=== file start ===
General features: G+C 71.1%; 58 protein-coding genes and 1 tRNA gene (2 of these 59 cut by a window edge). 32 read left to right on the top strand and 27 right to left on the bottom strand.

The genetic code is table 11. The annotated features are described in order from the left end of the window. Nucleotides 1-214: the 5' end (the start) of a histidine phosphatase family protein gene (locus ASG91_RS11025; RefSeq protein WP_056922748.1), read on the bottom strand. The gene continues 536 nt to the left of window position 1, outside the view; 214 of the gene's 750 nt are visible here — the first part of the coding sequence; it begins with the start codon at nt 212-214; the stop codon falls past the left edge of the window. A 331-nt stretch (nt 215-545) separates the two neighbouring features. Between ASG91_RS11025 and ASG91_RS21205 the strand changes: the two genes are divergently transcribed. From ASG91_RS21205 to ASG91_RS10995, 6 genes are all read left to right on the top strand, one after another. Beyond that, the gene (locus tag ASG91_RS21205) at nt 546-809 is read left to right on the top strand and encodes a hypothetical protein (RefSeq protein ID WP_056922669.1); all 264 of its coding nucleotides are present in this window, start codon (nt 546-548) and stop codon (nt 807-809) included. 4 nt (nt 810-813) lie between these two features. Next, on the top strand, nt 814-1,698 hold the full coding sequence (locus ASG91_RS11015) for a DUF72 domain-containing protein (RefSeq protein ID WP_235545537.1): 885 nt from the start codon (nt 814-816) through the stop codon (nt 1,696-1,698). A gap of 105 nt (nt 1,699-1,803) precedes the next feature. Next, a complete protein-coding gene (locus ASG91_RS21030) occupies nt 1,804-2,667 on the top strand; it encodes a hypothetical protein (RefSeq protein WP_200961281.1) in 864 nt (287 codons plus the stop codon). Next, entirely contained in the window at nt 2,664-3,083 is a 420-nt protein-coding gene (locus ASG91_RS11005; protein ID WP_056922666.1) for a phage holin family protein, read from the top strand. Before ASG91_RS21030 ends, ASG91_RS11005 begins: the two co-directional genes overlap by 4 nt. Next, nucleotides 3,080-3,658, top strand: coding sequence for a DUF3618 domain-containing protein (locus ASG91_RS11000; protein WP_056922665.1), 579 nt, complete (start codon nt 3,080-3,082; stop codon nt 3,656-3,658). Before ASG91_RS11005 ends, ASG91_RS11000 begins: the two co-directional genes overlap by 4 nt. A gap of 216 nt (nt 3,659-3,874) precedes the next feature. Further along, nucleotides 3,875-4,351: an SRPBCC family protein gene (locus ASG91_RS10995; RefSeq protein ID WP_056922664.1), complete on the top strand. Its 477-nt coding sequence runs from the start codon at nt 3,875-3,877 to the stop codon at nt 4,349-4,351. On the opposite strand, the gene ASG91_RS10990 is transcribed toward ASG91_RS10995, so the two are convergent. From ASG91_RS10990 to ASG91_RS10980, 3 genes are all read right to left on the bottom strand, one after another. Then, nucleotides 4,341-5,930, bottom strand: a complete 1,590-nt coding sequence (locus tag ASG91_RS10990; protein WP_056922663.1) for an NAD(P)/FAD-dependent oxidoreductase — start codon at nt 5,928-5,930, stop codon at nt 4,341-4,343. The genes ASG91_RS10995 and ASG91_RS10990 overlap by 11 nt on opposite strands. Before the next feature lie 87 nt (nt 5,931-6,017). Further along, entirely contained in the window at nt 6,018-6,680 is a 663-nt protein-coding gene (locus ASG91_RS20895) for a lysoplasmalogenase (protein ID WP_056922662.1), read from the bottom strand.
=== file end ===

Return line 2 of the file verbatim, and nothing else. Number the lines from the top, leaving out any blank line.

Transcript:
The genetic code is table 11. The annotated features are described in order from the left end of the window. Nucleotides 1-214: the 5' end (the start) of a histidine phosphatase family protein gene (locus ASG91_RS11025; RefSeq protein WP_056922748.1), read on the bottom strand. The gene continues 536 nt to the left of window position 1, outside the view; 214 of the gene's 750 nt are visible here — the first part of the coding sequence; it begins with the start codon at nt 212-214; the stop codon falls past the left edge of the window. A 331-nt stretch (nt 215-545) separates the two neighbouring features. Between ASG91_RS11025 and ASG91_RS21205 the strand changes: the two genes are divergently transcribed. From ASG91_RS21205 to ASG91_RS10995, 6 genes are all read left to right on the top strand, one after another. Beyond that, the gene (locus tag ASG91_RS21205) at nt 546-809 is read left to right on the top strand and encodes a hypothetical protein (RefSeq protein ID WP_056922669.1); all 264 of its coding nucleotides are present in this window, start codon (nt 546-548) and stop codon (nt 807-809) included. 4 nt (nt 810-813) lie between these two features. Next, on the top strand, nt 814-1,698 hold the full coding sequence (locus ASG91_RS11015) for a DUF72 domain-containing protein (RefSeq protein ID WP_235545537.1): 885 nt from the start codon (nt 814-816) through the stop codon (nt 1,696-1,698). A gap of 105 nt (nt 1,699-1,803) precedes the next feature. Next, a complete protein-coding gene (locus ASG91_RS21030) occupies nt 1,804-2,667 on the top strand; it encodes a hypothetical protein (RefSeq protein WP_200961281.1) in 864 nt (287 codons plus the stop codon). Next, entirely contained in the window at nt 2,664-3,083 is a 420-nt protein-coding gene (locus ASG91_RS11005; protein ID WP_056922666.1) for a phage holin family protein, read from the top strand. Before ASG91_RS21030 ends, ASG91_RS11005 begins: the two co-directional genes overlap by 4 nt. Next, nucleotides 3,080-3,658, top strand: coding sequence for a DUF3618 domain-containing protein (locus ASG91_RS11000; protein WP_056922665.1), 579 nt, complete (start codon nt 3,080-3,082; stop codon nt 3,656-3,658). Before ASG91_RS11005 ends, ASG91_RS11000 begins: the two co-directional genes overlap by 4 nt. A gap of 216 nt (nt 3,659-3,874) precedes the next feature. Further along, nucleotides 3,875-4,351: an SRPBCC family protein gene (locus ASG91_RS10995; RefSeq protein ID WP_056922664.1), complete on the top strand. Its 477-nt coding sequence runs from the start codon at nt 3,875-3,877 to the stop codon at nt 4,349-4,351. On the opposite strand, the gene ASG91_RS10990 is transcribed toward ASG91_RS10995, so the two are convergent. From ASG91_RS10990 to ASG91_RS10980, 3 genes are all read right to left on the bottom strand, one after another. Then, nucleotides 4,341-5,930, bottom strand: a complete 1,590-nt coding sequence (locus tag ASG91_RS10990; protein WP_056922663.1) for an NAD(P)/FAD-dependent oxidoreductase — start codon at nt 5,928-5,930, stop codon at nt 4,341-4,343. The genes ASG91_RS10995 and ASG91_RS10990 overlap by 11 nt on opposite strands. Before the next feature lie 87 nt (nt 5,931-6,017). Further along, entirely contained in the window at nt 6,018-6,680 is a 663-nt protein-coding gene (locus ASG91_RS20895) for a lysoplasmalogenase (protein ID WP_056922662.1), read from the bottom strand.